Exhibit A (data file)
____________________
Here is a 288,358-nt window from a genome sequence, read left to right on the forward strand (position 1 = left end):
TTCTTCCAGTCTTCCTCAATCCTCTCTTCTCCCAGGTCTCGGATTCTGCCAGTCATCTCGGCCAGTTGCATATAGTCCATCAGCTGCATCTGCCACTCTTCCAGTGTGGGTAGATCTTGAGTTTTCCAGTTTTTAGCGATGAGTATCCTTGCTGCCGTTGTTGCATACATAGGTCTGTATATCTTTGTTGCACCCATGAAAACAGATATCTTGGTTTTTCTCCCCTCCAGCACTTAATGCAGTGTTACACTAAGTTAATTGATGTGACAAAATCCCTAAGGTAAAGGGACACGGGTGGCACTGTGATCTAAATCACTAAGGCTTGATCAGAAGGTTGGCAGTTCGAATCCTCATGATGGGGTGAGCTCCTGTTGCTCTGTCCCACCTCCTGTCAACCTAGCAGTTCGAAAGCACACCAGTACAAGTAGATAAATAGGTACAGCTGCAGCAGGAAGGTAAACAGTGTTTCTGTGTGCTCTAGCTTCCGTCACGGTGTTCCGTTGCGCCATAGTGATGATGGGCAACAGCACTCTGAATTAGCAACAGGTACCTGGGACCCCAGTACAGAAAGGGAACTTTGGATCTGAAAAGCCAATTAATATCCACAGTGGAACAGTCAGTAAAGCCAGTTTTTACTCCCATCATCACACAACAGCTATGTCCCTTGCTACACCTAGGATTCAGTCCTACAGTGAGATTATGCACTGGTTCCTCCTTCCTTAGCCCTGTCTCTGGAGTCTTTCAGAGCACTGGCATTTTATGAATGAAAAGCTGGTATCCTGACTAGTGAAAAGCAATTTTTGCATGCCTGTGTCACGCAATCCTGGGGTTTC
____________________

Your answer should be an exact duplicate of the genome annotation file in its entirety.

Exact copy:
Here is a 288,358-nt window from a genome sequence, read left to right on the forward strand (position 1 = left end):
TTCTTCCAGTCTTCCTCAATCCTCTCTTCTCCCAGGTCTCGGATTCTGCCAGTCATCTCGGCCAGTTGCATATAGTCCATCAGCTGCATCTGCCACTCTTCCAGTGTGGGTAGATCTTGAGTTTTCCAGTTTTTAGCGATGAGTATCCTTGCTGCCGTTGTTGCATACATAGGTCTGTATATCTTTGTTGCACCCATGAAAACAGATATCTTGGTTTTTCTCCCCTCCAGCACTTAATGCAGTGTTACACTAAGTTAATTGATGTGACAAAATCCCTAAGGTAAAGGGACACGGGTGGCACTGTGATCTAAATCACTAAGGCTTGATCAGAAGGTTGGCAGTTCGAATCCTCATGATGGGGTGAGCTCCTGTTGCTCTGTCCCACCTCCTGTCAACCTAGCAGTTCGAAAGCACACCAGTACAAGTAGATAAATAGGTACAGCTGCAGCAGGAAGGTAAACAGTGTTTCTGTGTGCTCTAGCTTCCGTCACGGTGTTCCGTTGCGCCATAGTGATGATGGGCAACAGCACTCTGAATTAGCAACAGGTACCTGGGACCCCAGTACAGAAAGGGAACTTTGGATCTGAAAAGCCAATTAATATCCACAGTGGAACAGTCAGTAAAGCCAGTTTTTACTCCCATCATCACACAACAGCTATGTCCCTTGCTACACCTAGGATTCAGTCCTACAGTGAGATTATGCACTGGTTCCTCCTTCCTTAGCCCTGTCTCTGGAGTCTTTCAGAGCACTGGCATTTTATGAATGAAAAGCTGGTATCCTGACTAGTGAAAAGCAATTTTTGCATGCCTGTGTCACGCAATCCTGGGGTTTC